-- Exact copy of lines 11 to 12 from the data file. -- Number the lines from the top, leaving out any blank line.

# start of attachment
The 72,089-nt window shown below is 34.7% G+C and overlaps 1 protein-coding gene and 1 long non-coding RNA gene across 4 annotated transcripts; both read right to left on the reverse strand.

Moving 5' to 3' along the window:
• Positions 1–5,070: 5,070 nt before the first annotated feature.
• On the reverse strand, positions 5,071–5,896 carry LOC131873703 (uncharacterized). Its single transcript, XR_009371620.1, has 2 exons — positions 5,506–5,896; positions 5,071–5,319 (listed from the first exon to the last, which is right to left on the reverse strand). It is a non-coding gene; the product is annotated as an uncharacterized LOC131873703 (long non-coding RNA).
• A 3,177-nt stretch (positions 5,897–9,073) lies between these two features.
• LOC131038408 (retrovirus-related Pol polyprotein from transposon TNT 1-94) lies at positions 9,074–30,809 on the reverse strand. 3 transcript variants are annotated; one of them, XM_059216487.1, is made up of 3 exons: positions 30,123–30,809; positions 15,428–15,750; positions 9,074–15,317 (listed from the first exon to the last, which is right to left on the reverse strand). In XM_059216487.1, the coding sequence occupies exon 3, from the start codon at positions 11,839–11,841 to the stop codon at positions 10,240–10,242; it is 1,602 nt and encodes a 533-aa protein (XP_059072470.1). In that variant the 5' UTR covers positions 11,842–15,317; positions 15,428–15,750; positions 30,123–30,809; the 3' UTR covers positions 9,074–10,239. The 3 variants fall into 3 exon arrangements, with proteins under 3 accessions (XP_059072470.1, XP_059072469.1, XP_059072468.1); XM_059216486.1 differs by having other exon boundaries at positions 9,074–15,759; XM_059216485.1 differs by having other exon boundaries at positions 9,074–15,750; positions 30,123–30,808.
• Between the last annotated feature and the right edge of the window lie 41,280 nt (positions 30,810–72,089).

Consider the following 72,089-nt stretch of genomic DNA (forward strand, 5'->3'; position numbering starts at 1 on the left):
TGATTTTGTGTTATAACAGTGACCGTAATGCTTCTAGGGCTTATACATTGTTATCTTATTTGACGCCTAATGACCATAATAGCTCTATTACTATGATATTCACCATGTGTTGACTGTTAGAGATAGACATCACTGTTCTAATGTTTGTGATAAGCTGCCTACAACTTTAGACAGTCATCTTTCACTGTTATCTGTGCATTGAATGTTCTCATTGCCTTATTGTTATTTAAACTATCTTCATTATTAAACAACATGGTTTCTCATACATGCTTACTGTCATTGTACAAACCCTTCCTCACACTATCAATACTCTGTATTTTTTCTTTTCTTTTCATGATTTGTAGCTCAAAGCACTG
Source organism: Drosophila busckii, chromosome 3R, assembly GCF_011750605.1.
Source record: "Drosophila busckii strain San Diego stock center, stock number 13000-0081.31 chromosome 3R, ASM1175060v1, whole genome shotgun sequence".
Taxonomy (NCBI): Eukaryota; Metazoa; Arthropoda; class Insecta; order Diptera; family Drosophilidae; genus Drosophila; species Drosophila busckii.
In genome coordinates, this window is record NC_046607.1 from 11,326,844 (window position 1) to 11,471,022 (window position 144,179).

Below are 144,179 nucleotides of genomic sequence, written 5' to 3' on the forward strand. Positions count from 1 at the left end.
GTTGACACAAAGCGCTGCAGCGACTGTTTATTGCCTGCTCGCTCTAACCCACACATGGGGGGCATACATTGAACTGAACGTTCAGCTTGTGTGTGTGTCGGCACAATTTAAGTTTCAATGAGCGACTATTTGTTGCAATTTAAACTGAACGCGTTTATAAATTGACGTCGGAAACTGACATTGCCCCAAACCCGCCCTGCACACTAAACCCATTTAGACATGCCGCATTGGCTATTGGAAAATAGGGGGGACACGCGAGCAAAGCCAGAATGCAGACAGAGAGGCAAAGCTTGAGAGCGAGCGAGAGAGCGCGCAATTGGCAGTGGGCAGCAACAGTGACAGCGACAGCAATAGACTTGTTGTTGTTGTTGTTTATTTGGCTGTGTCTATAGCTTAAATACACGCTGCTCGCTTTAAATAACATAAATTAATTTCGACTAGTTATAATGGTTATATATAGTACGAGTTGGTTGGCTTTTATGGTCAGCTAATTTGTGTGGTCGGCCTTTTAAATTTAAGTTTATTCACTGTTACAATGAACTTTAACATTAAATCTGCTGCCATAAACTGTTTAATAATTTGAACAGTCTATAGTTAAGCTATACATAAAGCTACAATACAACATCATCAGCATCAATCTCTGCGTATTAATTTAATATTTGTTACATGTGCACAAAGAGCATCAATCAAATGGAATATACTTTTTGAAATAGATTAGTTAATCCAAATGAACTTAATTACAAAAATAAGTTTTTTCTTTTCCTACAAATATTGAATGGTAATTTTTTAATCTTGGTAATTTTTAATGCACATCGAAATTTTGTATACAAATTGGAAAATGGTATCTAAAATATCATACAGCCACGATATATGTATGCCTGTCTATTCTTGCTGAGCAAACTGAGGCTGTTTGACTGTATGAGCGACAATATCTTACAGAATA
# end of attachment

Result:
Source record: "Drosophila busckii strain San Diego stock center, stock number 13000-0081.31 chromosome 3R, ASM1175060v1, whole genome shotgun sequence".
Taxonomy (NCBI): Eukaryota; Metazoa; Arthropoda; class Insecta; order Diptera; family Drosophilidae; genus Drosophila; species Drosophila busckii.